bachelor’s degrees, four master’s degrees and a doctorate in theology. Hospitality isn’t even Pippert’s f irst career, nor is teaching. In fact, she came to JMU as a development officer in 2005, with bachelor’s and master’s degrees already in hand. But by 2010, she was teaching in the Hart School full-time and on her way to a second set of degrees, this time from JMU. She currently serves as secretary of the International Council on Hotel, Restaurant and Institutional Education. “I wish I had found hospitality earlier,” Pippert said. “I wish my career in the educational industry had been longer.” But she has no regrets. “When we go to Napa and we are greeted by my former students who are now in

the industry and doing what they love, these are the kinds of proud moments that I have, and that is a rewarding experience.” Evans, who now works in management at a resort property, said of Pippert’s influence, “She was a great mentor to me, treated me as a professional while I was still a student and allowed me to grow outside of the traditional classroom setting. Without [faculty members] like Tassie, hospitality students wouldn’t be ready to take on the professional world after graduation.” Which brings us back to Un-wine’ d. If the show is a measure of Pippert’s success, then she hit that mark in late June, when it was awarded a Capital Emmy in the category Lifestyle : Long-Form Content. She shares the award with her longtime producer, Shari Pennington. So once again, Pippert will enthusiastically scan the horizon to spot her next path toward success.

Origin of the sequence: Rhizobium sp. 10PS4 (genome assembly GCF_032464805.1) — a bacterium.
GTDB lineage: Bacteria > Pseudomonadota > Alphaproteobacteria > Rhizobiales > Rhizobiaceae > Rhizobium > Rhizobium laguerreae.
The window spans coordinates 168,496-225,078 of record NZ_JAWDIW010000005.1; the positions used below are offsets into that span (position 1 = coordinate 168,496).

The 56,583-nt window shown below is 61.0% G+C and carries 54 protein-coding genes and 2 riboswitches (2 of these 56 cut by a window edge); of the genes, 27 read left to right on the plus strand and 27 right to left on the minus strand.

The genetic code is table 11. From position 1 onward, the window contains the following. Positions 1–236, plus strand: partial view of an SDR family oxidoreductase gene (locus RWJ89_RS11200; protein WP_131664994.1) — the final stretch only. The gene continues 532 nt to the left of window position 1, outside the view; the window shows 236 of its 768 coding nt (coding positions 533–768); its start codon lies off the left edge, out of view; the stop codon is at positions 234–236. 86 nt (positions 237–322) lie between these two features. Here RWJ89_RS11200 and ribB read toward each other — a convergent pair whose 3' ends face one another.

(Right): Pippert on the set of Un-Wine’d with her longtime producer Shari Pennington. The show, which airs on VPM: Virginia’s Home for Public Media, won a regional Emmy (inset) in June. (Below): Pippert’s parents, Paul and Lorranine La Prevotte, urged her to pursue her passions.

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‘How can I be a solution?’

One Double Duke’s ‘Beautiful Voyage’ toward advocacy and healing By Jessica Nickels (’21)